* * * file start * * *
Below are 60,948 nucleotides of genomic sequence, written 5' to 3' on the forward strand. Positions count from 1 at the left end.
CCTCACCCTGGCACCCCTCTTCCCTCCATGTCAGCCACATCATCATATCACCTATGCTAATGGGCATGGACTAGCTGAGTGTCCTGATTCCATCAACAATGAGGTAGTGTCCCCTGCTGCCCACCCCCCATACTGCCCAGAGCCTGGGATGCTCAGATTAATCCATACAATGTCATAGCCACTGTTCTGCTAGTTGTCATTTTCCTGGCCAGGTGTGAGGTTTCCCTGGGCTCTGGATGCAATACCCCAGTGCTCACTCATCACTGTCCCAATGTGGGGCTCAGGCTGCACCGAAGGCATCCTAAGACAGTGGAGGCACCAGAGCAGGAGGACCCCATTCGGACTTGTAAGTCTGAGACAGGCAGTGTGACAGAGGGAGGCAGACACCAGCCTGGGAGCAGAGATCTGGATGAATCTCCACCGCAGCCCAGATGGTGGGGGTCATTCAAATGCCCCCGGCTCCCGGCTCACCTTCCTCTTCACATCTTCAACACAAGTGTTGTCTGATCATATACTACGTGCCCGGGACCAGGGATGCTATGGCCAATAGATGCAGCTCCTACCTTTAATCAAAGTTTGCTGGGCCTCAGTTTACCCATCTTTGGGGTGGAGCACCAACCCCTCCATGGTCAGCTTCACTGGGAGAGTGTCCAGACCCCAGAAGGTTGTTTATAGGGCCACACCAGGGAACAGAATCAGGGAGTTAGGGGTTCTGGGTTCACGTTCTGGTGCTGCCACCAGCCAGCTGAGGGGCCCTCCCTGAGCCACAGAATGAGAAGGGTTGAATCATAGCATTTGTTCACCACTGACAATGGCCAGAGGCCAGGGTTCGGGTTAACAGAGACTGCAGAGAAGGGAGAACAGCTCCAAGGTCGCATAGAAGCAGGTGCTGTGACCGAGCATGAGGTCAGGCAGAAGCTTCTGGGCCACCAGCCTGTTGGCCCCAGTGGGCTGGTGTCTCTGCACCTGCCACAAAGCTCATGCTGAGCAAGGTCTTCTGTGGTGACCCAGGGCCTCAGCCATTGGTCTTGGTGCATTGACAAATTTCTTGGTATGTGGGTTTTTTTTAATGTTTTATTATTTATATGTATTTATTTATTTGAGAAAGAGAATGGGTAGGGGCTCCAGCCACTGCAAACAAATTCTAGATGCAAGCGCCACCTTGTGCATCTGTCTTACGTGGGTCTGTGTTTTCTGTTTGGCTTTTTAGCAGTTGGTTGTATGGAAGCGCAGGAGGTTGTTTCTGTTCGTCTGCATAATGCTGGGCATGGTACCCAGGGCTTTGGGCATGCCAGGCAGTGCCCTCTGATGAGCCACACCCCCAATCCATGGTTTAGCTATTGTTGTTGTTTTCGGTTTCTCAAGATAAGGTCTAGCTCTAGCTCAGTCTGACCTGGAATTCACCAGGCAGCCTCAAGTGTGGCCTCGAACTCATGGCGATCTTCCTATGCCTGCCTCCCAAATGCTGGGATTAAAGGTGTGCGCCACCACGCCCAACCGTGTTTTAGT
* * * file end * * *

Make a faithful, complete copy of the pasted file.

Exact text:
Below are 60,948 nucleotides of genomic sequence, written 5' to 3' on the forward strand. Positions count from 1 at the left end.
CCTCACCCTGGCACCCCTCTTCCCTCCATGTCAGCCACATCATCATATCACCTATGCTAATGGGCATGGACTAGCTGAGTGTCCTGATTCCATCAACAATGAGGTAGTGTCCCCTGCTGCCCACCCCCCATACTGCCCAGAGCCTGGGATGCTCAGATTAATCCATACAATGTCATAGCCACTGTTCTGCTAGTTGTCATTTTCCTGGCCAGGTGTGAGGTTTCCCTGGGCTCTGGATGCAATACCCCAGTGCTCACTCATCACTGTCCCAATGTGGGGCTCAGGCTGCACCGAAGGCATCCTAAGACAGTGGAGGCACCAGAGCAGGAGGACCCCATTCGGACTTGTAAGTCTGAGACAGGCAGTGTGACAGAGGGAGGCAGACACCAGCCTGGGAGCAGAGATCTGGATGAATCTCCACCGCAGCCCAGATGGTGGGGGTCATTCAAATGCCCCCGGCTCCCGGCTCACCTTCCTCTTCACATCTTCAACACAAGTGTTGTCTGATCATATACTACGTGCCCGGGACCAGGGATGCTATGGCCAATAGATGCAGCTCCTACCTTTAATCAAAGTTTGCTGGGCCTCAGTTTACCCATCTTTGGGGTGGAGCACCAACCCCTCCATGGTCAGCTTCACTGGGAGAGTGTCCAGACCCCAGAAGGTTGTTTATAGGGCCACACCAGGGAACAGAATCAGGGAGTTAGGGGTTCTGGGTTCACGTTCTGGTGCTGCCACCAGCCAGCTGAGGGGCCCTCCCTGAGCCACAGAATGAGAAGGGTTGAATCATAGCATTTGTTCACCACTGACAATGGCCAGAGGCCAGGGTTCGGGTTAACAGAGACTGCAGAGAAGGGAGAACAGCTCCAAGGTCGCATAGAAGCAGGTGCTGTGACCGAGCATGAGGTCAGGCAGAAGCTTCTGGGCCACCAGCCTGTTGGCCCCAGTGGGCTGGTGTCTCTGCACCTGCCACAAAGCTCATGCTGAGCAAGGTCTTCTGTGGTGACCCAGGGCCTCAGCCATTGGTCTTGGTGCATTGACAAATTTCTTGGTATGTGGGTTTTTTTTAATGTTTTATTATTTATATGTATTTATTTATTTGAGAAAGAGAATGGGTAGGGGCTCCAGCCACTGCAAACAAATTCTAGATGCAAGCGCCACCTTGTGCATCTGTCTTACGTGGGTCTGTGTTTTCTGTTTGGCTTTTTAGCAGTTGGTTGTATGGAAGCGCAGGAGGTTGTTTCTGTTCGTCTGCATAATGCTGGGCATGGTACCCAGGGCTTTGGGCATGCCAGGCAGTGCCCTCTGATGAGCCACACCCCCAATCCATGGTTTAGCTATTGTTGTTGTTTTCGGTTTCTCAAGATAAGGTCTAGCTCTAGCTCAGTCTGACCTGGAATTCACCAGGCAGCCTCAAGTGTGGCCTCGAACTCATGGCGATCTTCCTATGCCTGCCTCCCAAATGCTGGGATTAAAGGTGTGCGCCACCACGCCCAACCGTGTTTTAGT